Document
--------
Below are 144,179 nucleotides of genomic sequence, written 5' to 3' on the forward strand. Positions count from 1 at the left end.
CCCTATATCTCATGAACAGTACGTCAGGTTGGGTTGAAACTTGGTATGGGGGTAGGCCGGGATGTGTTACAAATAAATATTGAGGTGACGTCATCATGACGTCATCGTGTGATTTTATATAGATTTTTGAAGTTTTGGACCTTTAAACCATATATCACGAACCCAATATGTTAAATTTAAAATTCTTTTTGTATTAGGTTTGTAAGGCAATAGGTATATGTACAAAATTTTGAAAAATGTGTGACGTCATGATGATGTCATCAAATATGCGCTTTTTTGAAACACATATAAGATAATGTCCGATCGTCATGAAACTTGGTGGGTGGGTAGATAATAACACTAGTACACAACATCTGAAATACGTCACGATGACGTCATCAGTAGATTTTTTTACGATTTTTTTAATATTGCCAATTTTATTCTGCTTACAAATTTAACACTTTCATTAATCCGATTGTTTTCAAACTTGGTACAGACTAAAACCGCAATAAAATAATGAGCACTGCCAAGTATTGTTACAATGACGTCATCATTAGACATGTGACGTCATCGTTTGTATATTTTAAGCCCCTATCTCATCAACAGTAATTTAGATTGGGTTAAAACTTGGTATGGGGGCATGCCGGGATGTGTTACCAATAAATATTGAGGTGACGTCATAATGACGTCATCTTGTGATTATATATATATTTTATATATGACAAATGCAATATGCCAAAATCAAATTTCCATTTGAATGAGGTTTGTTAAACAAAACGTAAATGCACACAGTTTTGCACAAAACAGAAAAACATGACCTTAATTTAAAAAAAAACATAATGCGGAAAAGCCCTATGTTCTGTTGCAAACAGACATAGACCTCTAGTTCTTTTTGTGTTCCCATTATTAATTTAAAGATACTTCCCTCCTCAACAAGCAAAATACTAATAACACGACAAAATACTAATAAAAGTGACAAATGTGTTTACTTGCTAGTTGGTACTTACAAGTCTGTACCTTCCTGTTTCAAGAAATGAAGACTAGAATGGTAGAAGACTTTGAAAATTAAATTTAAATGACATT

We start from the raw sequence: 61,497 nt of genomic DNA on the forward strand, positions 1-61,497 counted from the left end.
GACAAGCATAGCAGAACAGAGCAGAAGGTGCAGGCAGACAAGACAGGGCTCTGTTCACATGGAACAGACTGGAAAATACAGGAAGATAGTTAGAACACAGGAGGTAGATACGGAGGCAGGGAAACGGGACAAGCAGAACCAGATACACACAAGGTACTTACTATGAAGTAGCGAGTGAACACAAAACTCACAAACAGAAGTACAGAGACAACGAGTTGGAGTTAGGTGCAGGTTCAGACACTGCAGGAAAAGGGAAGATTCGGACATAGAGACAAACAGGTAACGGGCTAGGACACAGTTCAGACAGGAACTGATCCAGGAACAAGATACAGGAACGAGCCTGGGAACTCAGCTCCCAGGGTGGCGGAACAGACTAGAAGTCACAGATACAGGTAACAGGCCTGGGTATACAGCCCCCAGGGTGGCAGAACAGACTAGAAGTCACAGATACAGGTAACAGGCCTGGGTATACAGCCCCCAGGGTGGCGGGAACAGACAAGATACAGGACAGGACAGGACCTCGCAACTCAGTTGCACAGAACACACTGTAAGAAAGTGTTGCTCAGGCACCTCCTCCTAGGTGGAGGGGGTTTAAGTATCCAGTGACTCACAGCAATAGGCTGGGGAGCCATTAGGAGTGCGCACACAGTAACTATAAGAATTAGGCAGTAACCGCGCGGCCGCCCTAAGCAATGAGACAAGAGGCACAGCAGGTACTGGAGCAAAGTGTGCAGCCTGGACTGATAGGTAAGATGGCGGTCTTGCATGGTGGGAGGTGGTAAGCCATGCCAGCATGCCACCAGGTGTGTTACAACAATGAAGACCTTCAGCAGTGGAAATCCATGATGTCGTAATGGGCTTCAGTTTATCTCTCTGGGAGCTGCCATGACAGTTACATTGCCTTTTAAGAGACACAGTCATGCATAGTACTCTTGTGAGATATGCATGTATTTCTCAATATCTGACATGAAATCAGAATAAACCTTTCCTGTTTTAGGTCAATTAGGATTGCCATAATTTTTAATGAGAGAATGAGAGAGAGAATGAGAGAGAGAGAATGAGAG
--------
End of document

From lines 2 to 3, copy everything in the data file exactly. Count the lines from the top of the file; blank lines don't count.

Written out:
CCCTATATCTCATGAACAGTACGTCAGGTTGGGTTGAAACTTGGTATGGGGGTAGGCCGGGATGTGTTACAAATAAATATTGAGGTGACGTCATCATGACGTCATCGTGTGATTTTATATAGATTTTTGAAGTTTTGGACCTTTAAACCATATATCACGAACCCAATATGTTAAATTTAAAATTCTTTTTGTATTAGGTTTGTAAGGCAATAGGTATATGTACAAAATTTTGAAAAATGTGTGACGTCATGATGATGTCATCAAATATGCGCTTTTTTGAAACACATATAAGATAATGTCCGATCGTCATGAAACTTGGTGGGTGGGTAGATAATAACACTAGTACACAACATCTGAAATACGTCACGATGACGTCATCAGTAGATTTTTTTACGATTTTTTTAATATTGCCAATTTTATTCTGCTTACAAATTTAACACTTTCATTAATCCGATTGTTTTCAAACTTGGTACAGACTAAAACCGCAATAAAATAATGAGCACTGCCAAGTATTGTTACAATGACGTCATCATTAGACATGTGACGTCATCGTTTGTATATTTTAAGCCCCTATCTCATCAACAGTAATTTAGATTGGGTTAAAACTTGGTATGGGGGCATGCCGGGATGTGTTACCAATAAATATTGAGGTGACGTCATAATGACGTCATCTTGTGATTATATATATATTTTATATATGACAAATGCAATATGCCAAAATCAAATTTCCATTTGAATGAGGTTTGTTAAACAAAACGTAAATGCACACAGTTTTGCACAAAACAGAAAAACATGACCTTAATTTAAAAAAAAACATAATGCGGAAAAGCCCTATGTTCTGTTGCAAACAGACATAGACCTCTAGTTCTTTTTGTGTTCCCATTATTAATTTAAAGATACTTCCCTCCTCAACAAGCAAAATACTAATAACACGACAAAATACTAATAAAAGTGACAAATGTGTTTACTTGCTAGTTGGTACTTACAAGTCTGTACCTTCCTGTTTCAAGAAATGAAGACTAGAATGGTAGAAGACTTTGAAAATTAAATTTAAATGACATT

We start from the raw sequence: 61,497 nt of genomic DNA on the forward strand, positions 1-61,497 counted from the left end.